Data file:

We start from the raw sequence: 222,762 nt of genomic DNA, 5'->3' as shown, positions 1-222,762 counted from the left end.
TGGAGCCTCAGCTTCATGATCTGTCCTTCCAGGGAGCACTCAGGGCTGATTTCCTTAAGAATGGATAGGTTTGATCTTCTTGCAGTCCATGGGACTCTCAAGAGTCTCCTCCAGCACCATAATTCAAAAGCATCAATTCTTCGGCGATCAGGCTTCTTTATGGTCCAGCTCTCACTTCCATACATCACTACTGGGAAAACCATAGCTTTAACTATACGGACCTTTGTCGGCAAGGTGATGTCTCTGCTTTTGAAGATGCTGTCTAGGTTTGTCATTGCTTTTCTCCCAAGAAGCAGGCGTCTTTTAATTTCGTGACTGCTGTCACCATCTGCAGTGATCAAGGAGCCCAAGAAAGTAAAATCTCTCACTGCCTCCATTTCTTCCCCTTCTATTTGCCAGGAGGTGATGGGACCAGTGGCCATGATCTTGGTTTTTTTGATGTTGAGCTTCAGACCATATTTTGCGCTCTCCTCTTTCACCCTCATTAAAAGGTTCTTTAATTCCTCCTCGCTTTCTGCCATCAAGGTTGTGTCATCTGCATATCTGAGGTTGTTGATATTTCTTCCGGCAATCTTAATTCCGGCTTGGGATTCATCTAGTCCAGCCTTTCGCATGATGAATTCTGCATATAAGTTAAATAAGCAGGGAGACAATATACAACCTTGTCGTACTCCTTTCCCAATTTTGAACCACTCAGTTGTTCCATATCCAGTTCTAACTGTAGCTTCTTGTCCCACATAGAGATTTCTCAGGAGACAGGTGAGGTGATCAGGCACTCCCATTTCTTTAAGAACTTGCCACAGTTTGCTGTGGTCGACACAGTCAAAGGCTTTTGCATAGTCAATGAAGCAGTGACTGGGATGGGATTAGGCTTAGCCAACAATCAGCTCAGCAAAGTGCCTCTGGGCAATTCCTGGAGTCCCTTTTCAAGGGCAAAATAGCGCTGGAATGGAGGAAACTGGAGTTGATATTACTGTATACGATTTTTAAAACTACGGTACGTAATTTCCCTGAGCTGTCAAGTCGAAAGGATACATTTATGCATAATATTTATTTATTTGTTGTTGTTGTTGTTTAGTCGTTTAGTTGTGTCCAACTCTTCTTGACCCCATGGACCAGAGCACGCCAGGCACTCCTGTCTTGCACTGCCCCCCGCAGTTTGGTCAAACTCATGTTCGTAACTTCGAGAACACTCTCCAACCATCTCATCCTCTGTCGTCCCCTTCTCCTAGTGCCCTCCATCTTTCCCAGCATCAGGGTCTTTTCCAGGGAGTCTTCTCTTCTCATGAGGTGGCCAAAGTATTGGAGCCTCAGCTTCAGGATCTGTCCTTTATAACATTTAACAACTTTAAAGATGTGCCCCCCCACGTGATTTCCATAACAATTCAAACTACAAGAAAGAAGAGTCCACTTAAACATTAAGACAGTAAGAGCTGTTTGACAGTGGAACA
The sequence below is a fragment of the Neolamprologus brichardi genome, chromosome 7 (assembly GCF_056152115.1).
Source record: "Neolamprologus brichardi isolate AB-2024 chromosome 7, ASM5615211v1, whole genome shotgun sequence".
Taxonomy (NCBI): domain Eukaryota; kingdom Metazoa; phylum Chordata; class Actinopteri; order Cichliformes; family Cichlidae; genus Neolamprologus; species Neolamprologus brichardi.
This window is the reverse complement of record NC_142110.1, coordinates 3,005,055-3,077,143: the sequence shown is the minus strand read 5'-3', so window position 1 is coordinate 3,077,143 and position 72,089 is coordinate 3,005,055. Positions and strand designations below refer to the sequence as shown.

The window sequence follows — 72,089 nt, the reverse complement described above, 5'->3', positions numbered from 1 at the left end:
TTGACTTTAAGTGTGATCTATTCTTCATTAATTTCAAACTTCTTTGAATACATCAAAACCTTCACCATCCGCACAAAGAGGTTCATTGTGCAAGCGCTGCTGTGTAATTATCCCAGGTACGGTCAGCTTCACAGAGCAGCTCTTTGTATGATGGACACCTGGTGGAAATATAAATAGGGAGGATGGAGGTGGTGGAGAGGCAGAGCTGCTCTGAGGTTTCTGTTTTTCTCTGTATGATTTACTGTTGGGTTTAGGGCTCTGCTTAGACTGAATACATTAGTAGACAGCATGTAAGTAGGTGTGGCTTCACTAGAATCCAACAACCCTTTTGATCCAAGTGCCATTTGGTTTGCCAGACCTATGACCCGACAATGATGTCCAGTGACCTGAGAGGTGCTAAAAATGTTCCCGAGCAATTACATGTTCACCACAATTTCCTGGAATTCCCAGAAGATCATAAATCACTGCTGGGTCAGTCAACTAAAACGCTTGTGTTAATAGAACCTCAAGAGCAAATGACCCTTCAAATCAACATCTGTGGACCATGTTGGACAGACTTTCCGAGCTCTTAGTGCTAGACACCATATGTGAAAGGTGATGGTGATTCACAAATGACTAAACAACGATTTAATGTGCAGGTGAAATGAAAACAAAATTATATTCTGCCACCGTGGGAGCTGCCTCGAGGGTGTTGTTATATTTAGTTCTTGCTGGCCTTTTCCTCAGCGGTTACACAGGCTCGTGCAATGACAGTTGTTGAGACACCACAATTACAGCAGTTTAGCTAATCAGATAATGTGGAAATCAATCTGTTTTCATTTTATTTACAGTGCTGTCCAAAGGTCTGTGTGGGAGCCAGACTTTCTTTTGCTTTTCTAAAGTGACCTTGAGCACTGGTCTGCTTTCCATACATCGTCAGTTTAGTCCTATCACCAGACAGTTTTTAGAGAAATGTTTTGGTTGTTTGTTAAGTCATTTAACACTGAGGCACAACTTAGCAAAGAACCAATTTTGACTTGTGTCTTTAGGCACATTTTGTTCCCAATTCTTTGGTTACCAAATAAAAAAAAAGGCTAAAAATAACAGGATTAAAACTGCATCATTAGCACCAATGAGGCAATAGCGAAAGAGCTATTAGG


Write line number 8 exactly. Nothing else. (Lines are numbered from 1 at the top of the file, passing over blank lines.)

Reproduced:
TTGACTTTAAGTGTGATCTATTCTTCATTAATTTCAAACTTCTTTGAATACATCAAAACCTTCACCATCCGCACAAAGAGGTTCATTGTGCAAGCGCTGCTGTGTAATTATCCCAGGTACGGTCAGCTTCACAGAGCAGCTCTTTGTATGATGGACACCTGGTGGAAATATAAATAGGGAGGATGGAGGTGGTGGAGAGGCAGAGCTGCTCTGAGGTTTCTGTTTTTCTCTGTATGATTTACTGTTGGGTTTAGGGCTCTGCTTAGACTGAATACATTAGTAGACAGCATGTAAGTAGGTGTGGCTTCACTAGAATCCAACAACCCTTTTGATCCAAGTGCCATTTGGTTTGCCAGACCTATGACCCGACAATGATGTCCAGTGACCTGAGAGGTGCTAAAAATGTTCCCGAGCAATTACATGTTCACCACAATTTCCTGGAATTCCCAGAAGATCATAAATCACTGCTGGGTCAGTCAACTAAAACGCTTGTGTTAATAGAACCTCAAGAGCAAATGACCCTTCAAATCAACATCTGTGGACCATGTTGGACAGACTTTCCGAGCTCTTAGTGCTAGACACCATATGTGAAAGGTGATGGTGATTCACAAATGACTAAACAACGATTTAATGTGCAGGTGAAATGAAAACAAAATTATATTCTGCCACCGTGGGAGCTGCCTCGAGGGTGTTGTTATATTTAGTTCTTGCTGGCCTTTTCCTCAGCGGTTACACAGGCTCGTGCAATGACAGTTGTTGAGACACCACAATTACAGCAGTTTAGCTAATCAGATAATGTGGAAATCAATCTGTTTTCATTTTATTTACAGTGCTGTCCAAAGGTCTGTGTGGGAGCCAGACTTTCTTTTGCTTTTCTAAAGTGACCTTGAGCACTGGTCTGCTTTCCATACATCGTCAGTTTAGTCCTATCACCAGACAGTTTTTAGAGAAATGTTTTGGTTGTTTGTTAAGTCATTTAACACTGAGGCACAACTTAGCAAAGAACCAATTTTGACTTGTGTCTTTAGGCACATTTTGTTCCCAATTCTTTGGTTACCAAATAAAAAAAAAGGCTAAAAATAACAGGATTAAAACTGCATCATTAGCACCAATGAGGCAATAGCGAAAGAGCTATTAGG